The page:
Former Oneida Fire Department firefighter Mitch Dryer, who was severely burned in a 2007 fire, and his daughter Emeri, 2, watch the trucks from Moyers Corners Fire Department as they head out on a call. The Dryers were at the MCFD station for the Burn Foundation of CNY’s annual holiday party on Dec. 15.
Photo by Sarah Hall.
continued In addition to the holiday party, the Burn Foundation holds a number of events throughout the year to support its mission. Some, like the annual Burn Run hosted by the East Syracuse Fire Department — which has become one of the premiere running events in Central New York and has grown exponentially since its start in 2006 — are fundraisers for the Clark Burn Center, while others, like a Halloween gathering and other outings held throughout the year, are meant to bring young burn survivors together for a good time. In addition, the foundation provides money for hotel rooms and incidental expenses for out-of-town families with a loved one undergoing treatment at the burn center, and they send burn survivors and medical personnel to seminars and retreats to learn more about burn care and burn prevention.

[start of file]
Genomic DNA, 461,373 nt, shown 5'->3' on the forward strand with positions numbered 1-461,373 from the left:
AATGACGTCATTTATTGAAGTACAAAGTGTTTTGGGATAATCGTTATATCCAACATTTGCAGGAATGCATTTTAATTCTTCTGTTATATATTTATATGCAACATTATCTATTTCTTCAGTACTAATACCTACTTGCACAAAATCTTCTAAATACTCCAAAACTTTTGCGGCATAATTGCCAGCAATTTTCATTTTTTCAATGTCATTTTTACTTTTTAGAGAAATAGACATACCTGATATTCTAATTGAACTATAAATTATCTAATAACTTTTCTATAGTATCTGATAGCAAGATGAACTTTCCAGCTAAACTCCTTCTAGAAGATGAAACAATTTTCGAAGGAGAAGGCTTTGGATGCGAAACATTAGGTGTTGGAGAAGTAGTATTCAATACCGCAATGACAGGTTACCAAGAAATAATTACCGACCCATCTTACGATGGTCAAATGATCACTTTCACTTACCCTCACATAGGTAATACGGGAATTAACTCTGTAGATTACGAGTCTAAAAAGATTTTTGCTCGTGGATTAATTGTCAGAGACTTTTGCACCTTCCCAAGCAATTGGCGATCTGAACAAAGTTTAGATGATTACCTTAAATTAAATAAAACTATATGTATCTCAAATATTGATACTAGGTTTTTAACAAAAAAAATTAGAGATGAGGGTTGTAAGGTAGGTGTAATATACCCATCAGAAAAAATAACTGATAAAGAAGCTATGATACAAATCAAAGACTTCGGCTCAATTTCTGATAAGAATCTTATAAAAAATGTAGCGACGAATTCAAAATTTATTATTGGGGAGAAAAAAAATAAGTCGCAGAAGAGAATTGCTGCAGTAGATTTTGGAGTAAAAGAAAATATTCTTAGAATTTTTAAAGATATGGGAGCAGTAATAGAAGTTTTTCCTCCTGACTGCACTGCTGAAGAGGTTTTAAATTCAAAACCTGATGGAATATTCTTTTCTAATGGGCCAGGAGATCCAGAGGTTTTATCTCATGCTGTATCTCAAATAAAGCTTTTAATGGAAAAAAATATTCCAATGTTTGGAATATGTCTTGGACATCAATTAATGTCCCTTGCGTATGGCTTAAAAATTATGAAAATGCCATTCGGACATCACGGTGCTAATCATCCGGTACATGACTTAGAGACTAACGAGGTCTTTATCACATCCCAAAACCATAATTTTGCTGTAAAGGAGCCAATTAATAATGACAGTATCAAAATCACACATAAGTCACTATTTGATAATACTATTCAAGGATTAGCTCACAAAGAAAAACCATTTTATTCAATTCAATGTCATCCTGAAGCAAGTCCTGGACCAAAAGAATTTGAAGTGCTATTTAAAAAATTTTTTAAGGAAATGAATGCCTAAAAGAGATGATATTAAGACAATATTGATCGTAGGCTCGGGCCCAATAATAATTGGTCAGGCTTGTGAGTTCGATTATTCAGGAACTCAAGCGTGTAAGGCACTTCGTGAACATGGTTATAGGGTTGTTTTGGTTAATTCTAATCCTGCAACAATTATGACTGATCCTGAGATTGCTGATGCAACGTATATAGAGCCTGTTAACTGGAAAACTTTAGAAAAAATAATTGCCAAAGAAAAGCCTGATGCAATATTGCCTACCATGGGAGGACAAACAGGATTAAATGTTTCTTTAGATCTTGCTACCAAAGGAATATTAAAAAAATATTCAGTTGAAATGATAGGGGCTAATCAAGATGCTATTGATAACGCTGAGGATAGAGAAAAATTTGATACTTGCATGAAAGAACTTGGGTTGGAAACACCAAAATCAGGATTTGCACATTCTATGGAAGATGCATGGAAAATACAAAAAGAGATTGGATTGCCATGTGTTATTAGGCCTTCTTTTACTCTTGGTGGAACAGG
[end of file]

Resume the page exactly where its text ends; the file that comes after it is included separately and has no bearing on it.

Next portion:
But by far, the Burn Foundation’s largest annual activity is its Burn Camp, held every summer. The overnight camp allows burn survivors ages 6 to 16 to spend four days enjoying the typical summer camp experience — arts and crafts, swimming, sports, games and more — among their peers, without fear of judgment or ridicule. They also spend time with nurses, social workers, firefighters and adult burn survivors, learning to build a stronger self-image. The cost of the camp is paid for by donations to the Burn Foundation, so no child has to fund his or her attendance.
Ennis recalled his first experience from Burn Camp about a decade ago.
“At that time, the kids used to get picked up for summer Burn Camp right at the hospital,” he said. “Nine or 10 years ago, the hospital was undergoing major renovations, so they asked our chief of fire at the time if the kids could get picked up and dropped off at Syracuse Fire Station No. 1 right up the street, and our chief agreed. I went in there expecting that this is going to be pretty somber, that these kids are going to be pretty introverted and shy because of their disfigurements and burns.”